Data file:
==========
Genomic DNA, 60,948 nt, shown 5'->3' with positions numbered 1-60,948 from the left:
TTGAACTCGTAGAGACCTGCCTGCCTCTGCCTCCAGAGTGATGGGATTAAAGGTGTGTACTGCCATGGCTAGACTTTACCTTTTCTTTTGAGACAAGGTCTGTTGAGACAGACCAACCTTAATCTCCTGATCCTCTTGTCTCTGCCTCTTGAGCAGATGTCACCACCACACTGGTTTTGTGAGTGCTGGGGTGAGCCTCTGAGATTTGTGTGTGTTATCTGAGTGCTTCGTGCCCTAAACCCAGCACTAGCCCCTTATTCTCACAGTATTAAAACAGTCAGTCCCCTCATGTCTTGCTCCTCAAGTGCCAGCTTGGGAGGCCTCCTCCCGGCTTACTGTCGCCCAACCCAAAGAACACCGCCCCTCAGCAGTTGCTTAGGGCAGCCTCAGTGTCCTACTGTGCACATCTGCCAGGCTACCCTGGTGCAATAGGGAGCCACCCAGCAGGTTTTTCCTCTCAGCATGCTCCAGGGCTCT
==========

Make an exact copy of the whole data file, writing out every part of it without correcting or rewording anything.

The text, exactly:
Genomic DNA, 60,948 nt, shown 5'->3' with positions numbered 1-60,948 from the left:
TTGAACTCGTAGAGACCTGCCTGCCTCTGCCTCCAGAGTGATGGGATTAAAGGTGTGTACTGCCATGGCTAGACTTTACCTTTTCTTTTGAGACAAGGTCTGTTGAGACAGACCAACCTTAATCTCCTGATCCTCTTGTCTCTGCCTCTTGAGCAGATGTCACCACCACACTGGTTTTGTGAGTGCTGGGGTGAGCCTCTGAGATTTGTGTGTGTTATCTGAGTGCTTCGTGCCCTAAACCCAGCACTAGCCCCTTATTCTCACAGTATTAAAACAGTCAGTCCCCTCATGTCTTGCTCCTCAAGTGCCAGCTTGGGAGGCCTCCTCCCGGCTTACTGTCGCCCAACCCAAAGAACACCGCCCCTCAGCAGTTGCTTAGGGCAGCCTCAGTGTCCTACTGTGCACATCTGCCAGGCTACCCTGGTGCAATAGGGAGCCACCCAGCAGGTTTTTCCTCTCAGCATGCTCCAGGGCTCT